RISMEDIA, July 8, 2008-(MCT)-As the brains behind the new and ever-growing Long Island Foreclosure Tours, RE/MAX broker-owner David Farrell sees more than one way to save communities.
“Bank-owned houses can become a blight on any neighborhood,” says his bus tour website, longislandforeclosuretours.com. “However, it takes more than foreclosed homes being purchased and maintained to keep our communities solid.”
That’s why the Mineola-based businessman will donate $5 out of every $50 ticket from buyers’ tours of foreclosed homes for sale to Hour Children, located in St. Rita’s Convent in Long Island City, where nuns run programs and care for children whose parents are in prison.
He got the idea after ditching suggestions to help pay mortgages of families in foreclosure, a venture that could eat up $3,000 a month for just one family, and applied the goodwill suggestions to the nonprofit.
In another life, Farrell appraised properties for the Roman Catholic Diocese of Brooklyn, but he never forgot being teary-eyed after his first visit 10 years ago to Hour Children. It’s in a tough area of Long Island City where young children live with the street reality of guns and drugs, yet inside the convent the nuns’ charges impressed him as they answered phones and helped at the thrift shop.
Farrell, sent to appraise the 12th Street convent for sale, ended up finding big donors to help the nuns buy the convent from the Brooklyn diocese. Since then, he’s suggested Hour Children to home sellers trying to donate their belongings before they move and he’s asked his agents to spread the word about the nuns who “reclaim kids from the streets.”
“They say they take care of the kids hour by hour,” Farrell said.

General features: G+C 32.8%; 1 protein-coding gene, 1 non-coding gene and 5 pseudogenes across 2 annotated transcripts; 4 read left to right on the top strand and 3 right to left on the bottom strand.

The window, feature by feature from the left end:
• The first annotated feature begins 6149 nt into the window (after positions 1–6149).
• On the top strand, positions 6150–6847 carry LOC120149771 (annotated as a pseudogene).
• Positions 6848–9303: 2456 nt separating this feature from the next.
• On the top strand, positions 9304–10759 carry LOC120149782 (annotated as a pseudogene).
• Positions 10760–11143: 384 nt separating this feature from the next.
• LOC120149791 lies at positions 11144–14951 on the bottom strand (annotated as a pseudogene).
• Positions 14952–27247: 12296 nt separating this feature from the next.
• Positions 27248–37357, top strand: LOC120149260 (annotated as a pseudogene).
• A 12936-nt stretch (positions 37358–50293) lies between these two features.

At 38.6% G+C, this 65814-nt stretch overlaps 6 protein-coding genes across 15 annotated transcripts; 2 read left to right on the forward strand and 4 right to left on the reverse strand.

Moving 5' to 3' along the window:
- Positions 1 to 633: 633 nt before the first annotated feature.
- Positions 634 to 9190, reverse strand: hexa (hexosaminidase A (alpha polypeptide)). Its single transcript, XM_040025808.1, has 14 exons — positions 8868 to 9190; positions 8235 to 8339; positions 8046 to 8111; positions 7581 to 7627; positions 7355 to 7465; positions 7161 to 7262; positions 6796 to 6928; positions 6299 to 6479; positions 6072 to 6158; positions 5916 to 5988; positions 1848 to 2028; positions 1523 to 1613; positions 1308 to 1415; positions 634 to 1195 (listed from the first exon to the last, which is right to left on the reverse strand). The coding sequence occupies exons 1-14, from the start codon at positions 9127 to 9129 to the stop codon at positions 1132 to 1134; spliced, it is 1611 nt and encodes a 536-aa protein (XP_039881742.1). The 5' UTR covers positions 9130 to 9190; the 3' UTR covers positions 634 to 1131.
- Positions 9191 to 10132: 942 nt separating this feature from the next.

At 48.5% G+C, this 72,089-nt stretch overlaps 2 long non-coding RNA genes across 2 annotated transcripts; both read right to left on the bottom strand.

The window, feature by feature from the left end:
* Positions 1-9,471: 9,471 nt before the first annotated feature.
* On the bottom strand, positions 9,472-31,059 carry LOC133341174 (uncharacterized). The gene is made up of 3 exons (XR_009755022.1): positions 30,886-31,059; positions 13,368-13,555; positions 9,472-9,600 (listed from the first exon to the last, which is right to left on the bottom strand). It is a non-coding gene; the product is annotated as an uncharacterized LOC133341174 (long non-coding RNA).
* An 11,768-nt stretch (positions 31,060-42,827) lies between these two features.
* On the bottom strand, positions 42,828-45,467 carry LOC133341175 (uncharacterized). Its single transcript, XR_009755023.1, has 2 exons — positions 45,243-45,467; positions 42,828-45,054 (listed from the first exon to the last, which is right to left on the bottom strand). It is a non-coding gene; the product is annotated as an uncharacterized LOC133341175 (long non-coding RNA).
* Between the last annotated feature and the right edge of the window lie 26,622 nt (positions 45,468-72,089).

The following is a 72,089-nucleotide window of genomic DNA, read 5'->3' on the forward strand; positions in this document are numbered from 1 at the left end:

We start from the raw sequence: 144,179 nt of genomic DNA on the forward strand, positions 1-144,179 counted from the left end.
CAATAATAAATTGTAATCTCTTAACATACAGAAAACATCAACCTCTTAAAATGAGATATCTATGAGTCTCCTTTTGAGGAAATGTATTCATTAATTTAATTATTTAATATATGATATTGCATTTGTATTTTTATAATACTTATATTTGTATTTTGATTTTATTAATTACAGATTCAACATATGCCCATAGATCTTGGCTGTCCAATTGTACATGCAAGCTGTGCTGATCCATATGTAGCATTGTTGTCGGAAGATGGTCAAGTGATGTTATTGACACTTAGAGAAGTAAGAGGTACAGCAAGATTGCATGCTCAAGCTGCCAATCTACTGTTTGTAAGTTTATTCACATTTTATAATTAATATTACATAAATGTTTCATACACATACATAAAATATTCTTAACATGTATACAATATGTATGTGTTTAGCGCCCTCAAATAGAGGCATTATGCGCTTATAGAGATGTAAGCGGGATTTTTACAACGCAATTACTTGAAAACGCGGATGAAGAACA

Hour Children has several missions. The nuns serve as surrogate parents to dozens of children at a time, from making sure they go to school to housing them. They visit the children’s parents in upstate prisons, mentoring and helping them get high school equivalency diplomas. When the parents get out, they live with their children in Hour Children housing, sometimes for years, as the nuns help them get jobs and survive.
“They’re the best-raised children you will meet in your life,” Farrell said. “You look at the whole thing and you’re like, ‘These people live in a different world.’ They live in a really tough ghetto, and there’s like this little pocket of perfection right in the middle of it.”
Farrell wants to raise $50,000 this year, and that might require a little talk with agents and other real estate industry experts who want to keep going on his foreclosure tours to close homes sales.
“As their checks come, they’re going to get a lot of gentle persuasion,” he said.
Copyright © 2008, Newsday, Melville, N.Y.
Distributed by McClatchy-Tribune Information Services.
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